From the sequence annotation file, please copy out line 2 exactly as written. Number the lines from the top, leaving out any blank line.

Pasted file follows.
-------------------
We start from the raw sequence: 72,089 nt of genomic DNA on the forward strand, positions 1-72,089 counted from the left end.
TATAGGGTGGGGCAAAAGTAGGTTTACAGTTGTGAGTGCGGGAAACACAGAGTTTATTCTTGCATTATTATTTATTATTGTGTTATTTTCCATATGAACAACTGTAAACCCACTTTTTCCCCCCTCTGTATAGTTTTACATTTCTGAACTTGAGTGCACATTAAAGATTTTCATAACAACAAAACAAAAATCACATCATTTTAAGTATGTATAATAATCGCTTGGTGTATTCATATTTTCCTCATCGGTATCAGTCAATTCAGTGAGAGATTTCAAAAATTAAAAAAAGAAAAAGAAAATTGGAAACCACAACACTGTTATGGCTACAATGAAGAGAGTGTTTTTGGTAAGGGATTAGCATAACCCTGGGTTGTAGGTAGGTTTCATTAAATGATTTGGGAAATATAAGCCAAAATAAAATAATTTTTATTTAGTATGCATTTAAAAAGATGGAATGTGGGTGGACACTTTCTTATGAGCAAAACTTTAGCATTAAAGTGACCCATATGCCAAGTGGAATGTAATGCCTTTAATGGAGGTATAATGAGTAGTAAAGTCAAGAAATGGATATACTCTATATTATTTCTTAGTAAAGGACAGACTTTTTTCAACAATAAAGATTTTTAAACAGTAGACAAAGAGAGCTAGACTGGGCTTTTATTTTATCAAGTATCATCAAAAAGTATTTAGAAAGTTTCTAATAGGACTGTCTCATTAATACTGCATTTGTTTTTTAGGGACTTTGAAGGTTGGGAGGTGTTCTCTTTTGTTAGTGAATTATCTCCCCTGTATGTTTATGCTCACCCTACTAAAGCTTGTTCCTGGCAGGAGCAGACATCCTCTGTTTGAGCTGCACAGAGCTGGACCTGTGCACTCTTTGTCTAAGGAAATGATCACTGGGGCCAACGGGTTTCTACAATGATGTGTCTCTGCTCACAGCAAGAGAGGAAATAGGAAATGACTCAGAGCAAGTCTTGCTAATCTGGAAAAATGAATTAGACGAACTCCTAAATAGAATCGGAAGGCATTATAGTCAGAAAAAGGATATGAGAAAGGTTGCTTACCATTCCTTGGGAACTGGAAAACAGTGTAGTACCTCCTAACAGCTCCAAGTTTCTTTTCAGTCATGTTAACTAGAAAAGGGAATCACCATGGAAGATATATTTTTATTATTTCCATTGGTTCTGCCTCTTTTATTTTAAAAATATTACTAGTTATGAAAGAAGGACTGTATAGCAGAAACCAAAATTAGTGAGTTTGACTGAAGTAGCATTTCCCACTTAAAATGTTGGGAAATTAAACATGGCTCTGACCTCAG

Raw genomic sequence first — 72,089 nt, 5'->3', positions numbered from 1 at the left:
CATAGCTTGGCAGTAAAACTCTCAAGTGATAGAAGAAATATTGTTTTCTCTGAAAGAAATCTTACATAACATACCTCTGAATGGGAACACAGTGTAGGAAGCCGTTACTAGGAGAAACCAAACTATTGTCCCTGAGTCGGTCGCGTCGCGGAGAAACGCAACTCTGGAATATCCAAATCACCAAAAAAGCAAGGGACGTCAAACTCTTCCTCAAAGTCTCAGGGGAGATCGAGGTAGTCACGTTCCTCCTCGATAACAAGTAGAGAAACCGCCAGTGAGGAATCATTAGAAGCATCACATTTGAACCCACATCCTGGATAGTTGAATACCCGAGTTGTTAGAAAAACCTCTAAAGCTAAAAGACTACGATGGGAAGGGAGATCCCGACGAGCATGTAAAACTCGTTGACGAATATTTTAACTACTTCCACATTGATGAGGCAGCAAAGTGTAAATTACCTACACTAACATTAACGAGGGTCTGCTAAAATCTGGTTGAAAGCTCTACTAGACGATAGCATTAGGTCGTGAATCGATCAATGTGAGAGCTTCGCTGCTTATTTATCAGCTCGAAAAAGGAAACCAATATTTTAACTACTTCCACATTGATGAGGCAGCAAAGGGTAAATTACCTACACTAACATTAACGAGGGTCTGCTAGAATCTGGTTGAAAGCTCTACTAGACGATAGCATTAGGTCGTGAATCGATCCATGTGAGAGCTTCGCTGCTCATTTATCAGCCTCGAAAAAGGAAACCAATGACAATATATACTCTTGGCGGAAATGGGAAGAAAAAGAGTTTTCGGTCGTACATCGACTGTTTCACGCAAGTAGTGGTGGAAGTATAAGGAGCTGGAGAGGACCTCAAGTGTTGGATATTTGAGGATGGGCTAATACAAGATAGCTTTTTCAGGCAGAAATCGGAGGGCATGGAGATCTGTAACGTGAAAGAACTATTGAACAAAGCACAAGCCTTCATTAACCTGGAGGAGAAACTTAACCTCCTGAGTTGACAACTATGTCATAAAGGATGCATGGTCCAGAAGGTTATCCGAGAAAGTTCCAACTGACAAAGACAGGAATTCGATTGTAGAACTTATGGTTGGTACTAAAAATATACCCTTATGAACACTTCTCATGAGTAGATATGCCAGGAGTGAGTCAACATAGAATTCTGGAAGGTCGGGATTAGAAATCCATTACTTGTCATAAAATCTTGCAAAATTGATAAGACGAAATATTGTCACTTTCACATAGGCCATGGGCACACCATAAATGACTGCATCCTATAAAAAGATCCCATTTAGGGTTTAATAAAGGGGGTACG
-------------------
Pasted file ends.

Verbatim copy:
TATAGGGTGGGGCAAAAGTAGGTTTACAGTTGTGAGTGCGGGAAACACAGAGTTTATTCTTGCATTATTATTTATTATTGTGTTATTTTCCATATGAACAACTGTAAACCCACTTTTTCCCCCCTCTGTATAGTTTTACATTTCTGAACTTGAGTGCACATTAAAGATTTTCATAACAACAAAACAAAAATCACATCATTTTAAGTATGTATAATAATCGCTTGGTGTATTCATATTTTCCTCATCGGTATCAGTCAATTCAGTGAGAGATTTCAAAAATTAAAAAAAGAAAAAGAAAATTGGAAACCACAACACTGTTATGGCTACAATGAAGAGAGTGTTTTTGGTAAGGGATTAGCATAACCCTGGGTTGTAGGTAGGTTTCATTAAATGATTTGGGAAATATAAGCCAAAATAAAATAATTTTTATTTAGTATGCATTTAAAAAGATGGAATGTGGGTGGACACTTTCTTATGAGCAAAACTTTAGCATTAAAGTGACCCATATGCCAAGTGGAATGTAATGCCTTTAATGGAGGTATAATGAGTAGTAAAGTCAAGAAATGGATATACTCTATATTATTTCTTAGTAAAGGACAGACTTTTTTCAACAATAAAGATTTTTAAACAGTAGACAAAGAGAGCTAGACTGGGCTTTTATTTTATCAAGTATCATCAAAAAGTATTTAGAAAGTTTCTAATAGGACTGTCTCATTAATACTGCATTTGTTTTTTAGGGACTTTGAAGGTTGGGAGGTGTTCTCTTTTGTTAGTGAATTATCTCCCCTGTATGTTTATGCTCACCCTACTAAAGCTTGTTCCTGGCAGGAGCAGACATCCTCTGTTTGAGCTGCACAGAGCTGGACCTGTGCACTCTTTGTCTAAGGAAATGATCACTGGGGCCAACGGGTTTCTACAATGATGTGTCTCTGCTCACAGCAAGAGAGGAAATAGGAAATGACTCAGAGCAAGTCTTGCTAATCTGGAAAAATGAATTAGACGAACTCCTAAATAGAATCGGAAGGCATTATAGTCAGAAAAAGGATATGAGAAAGGTTGCTTACCATTCCTTGGGAACTGGAAAACAGTGTAGTACCTCCTAACAGCTCCAAGTTTCTTTTCAGTCATGTTAACTAGAAAAGGGAATCACCATGGAAGATATATTTTTATTATTTCCATTGGTTCTGCCTCTTTTATTTTAAAAATATTACTAGTTATGAAAGAAGGACTGTATAGCAGAAACCAAAATTAGTGAGTTTGACTGAAGTAGCATTTCCCACTTAAAATGTTGGGAAATTAAACATGGCTCTGACCTCAG